The girls and I felt a lot of stress every time someone looked at us. Long gone were the days of smiling strangers telling me how beautiful our family was. Encounters were replaced by some curiosity, and some (a lot) of cruelty. “Oh! What a gorgeous baby!” had been substituted with “What is that all over your baby?” or “You know, your baby is sunburned!”
As we were settling into a new routine, the five of us, getting better at managing not only ichthyosis, but life with three kids, I found out I was pregnant again.
It was the most challenging pregnancy of them all.
It was summer, and the children came to every appointment with me. Little two year-old Joseph in tow, overheated, bright red, skin white and scaled and peeling. Many people would loudly proclaim their shock and apparent horror at my son’s appearance. They repeatedly did it in front of my daughters who at the time were only seven and nine years old.
My daughters were affected, absorbing the painful words from others and sometimes were even asked direct questions from strangers about why their brother was burned.
They were affected by my crying in the car after being screamed at or chastised by strangers.
They were affected every time we were confronted and waited to see if I was going to be patient or tell off a stranger for being rude and intrusive.
They were and still are affected by being asked to constantly sacrifice.
When Faith came, it was more time in the NICU, more doctors, more stares and unkind words. Faith fought me the entire way, wanting to be born for months but thankfully waiting until 34 weeks gestation. Little, but strong, and seemingly endowed with the fire of 10,000 suns, Faith Maria was born with ichthyosis.
I have grown a lot and changed in the past eight years. I have completely accepted Christ as my savior. I’ve learned that acceptance is a gift and I’ve made friends in the ichthyosis community. By changing myself, I’ve improved the lives of my children. I think that by working on my perceptions, ability to forgive, patience and generosity, I am able to see that life is really good and beautiful and it doesn’t really matter if the hard days are so hard because we have so many good days as well.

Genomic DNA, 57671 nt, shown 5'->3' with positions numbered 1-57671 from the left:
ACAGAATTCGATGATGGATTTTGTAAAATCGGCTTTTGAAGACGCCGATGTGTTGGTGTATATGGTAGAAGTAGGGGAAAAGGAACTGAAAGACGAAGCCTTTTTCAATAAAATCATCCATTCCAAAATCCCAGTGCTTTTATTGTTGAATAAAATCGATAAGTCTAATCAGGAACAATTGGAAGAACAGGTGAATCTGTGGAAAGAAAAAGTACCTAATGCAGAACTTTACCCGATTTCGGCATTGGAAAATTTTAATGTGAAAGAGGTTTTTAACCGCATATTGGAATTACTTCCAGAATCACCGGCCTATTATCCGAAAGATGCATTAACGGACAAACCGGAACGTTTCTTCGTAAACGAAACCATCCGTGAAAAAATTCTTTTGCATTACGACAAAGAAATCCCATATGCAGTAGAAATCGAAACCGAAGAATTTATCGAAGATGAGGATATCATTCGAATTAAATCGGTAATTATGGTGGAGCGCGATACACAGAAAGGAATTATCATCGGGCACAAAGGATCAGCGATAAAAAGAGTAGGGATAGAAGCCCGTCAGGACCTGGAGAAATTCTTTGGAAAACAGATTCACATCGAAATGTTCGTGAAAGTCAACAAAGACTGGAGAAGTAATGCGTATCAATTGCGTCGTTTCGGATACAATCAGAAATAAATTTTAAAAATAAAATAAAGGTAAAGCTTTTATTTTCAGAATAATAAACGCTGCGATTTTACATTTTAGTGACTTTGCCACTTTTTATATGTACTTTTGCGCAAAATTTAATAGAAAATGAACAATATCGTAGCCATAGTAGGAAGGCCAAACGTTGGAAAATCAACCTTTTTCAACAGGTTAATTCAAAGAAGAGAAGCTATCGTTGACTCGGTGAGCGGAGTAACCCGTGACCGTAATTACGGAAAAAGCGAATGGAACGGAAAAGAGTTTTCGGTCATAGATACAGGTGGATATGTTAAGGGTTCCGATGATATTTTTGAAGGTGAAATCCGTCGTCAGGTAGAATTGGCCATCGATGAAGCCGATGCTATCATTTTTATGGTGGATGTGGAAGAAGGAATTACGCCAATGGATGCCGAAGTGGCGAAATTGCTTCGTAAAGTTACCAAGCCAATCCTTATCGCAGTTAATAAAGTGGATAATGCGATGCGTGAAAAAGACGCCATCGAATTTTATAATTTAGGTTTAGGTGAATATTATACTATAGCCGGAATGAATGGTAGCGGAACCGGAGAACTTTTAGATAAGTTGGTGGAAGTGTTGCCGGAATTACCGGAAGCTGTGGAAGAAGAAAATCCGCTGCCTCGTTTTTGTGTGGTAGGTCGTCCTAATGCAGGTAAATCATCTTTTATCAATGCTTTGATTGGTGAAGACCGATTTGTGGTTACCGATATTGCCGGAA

We’ve all learned to tell the difference between curiosity and cruelty. We sometimes educate others about Ichthyosis and sometimes educate people about manners. We often laugh about the stares and secretly share the things we vow to say the next time someone is mean. Our favorite response we joke about is that one day we all pretend that we have never noticed that the little ones’ skin is different and to feign being thoroughly shocked.
The girls are older now, and it is easier for them to understand chronic illness. They no longer have to trail behind me to every single appointment. In many ways, living with ichthyosis for them has gotten easier.
And they have also been affected in very positive ways.
When Jackie explained that she is no longer afraid of other children who are different, she told me that she thinks that the kids with special needs at her school all like her and always run up to her to say hello. She thinks that having siblings with visible differences taught her to be kinder to people she suspects have special needs.
I know she smiles at people with visible disabilities. When someone takes a good look at my family and then smiles at me, all the stress comes out of my body, and I am grateful for the smile. I know she does that for others, and it makes me happy.
My second daughter does not coddle the younger kids or treat them like they are disabled. She rightfully reminds me that they are capable of putting toys and dishes away and that I should expect the same from them as I do of the older girls when it comes to pitching in at home. She lets me know when she thinks they are milking their condition to avoid having to help me, or to gain an advantage in an argument. She is often spot on in her observations. She doesn’t seem to see differences in other people. She is an excellent friend to have and another great role model for the kids.
Not everything is a burden around here. There is a lot of love, a lot of joy and a lot of normalcy, which includes sibling brawls, mothers screaming and fathers threatening to punish everyone for the rest of their natural lives. My older daughters are not, however, unaffected siblings. That is a gift saved for all the other children in the world whose siblings are not affected by some disease, illness, condition.
All four of mine are very much affected siblings.
Read all of the posts in the Celebrate Visual Difference series here.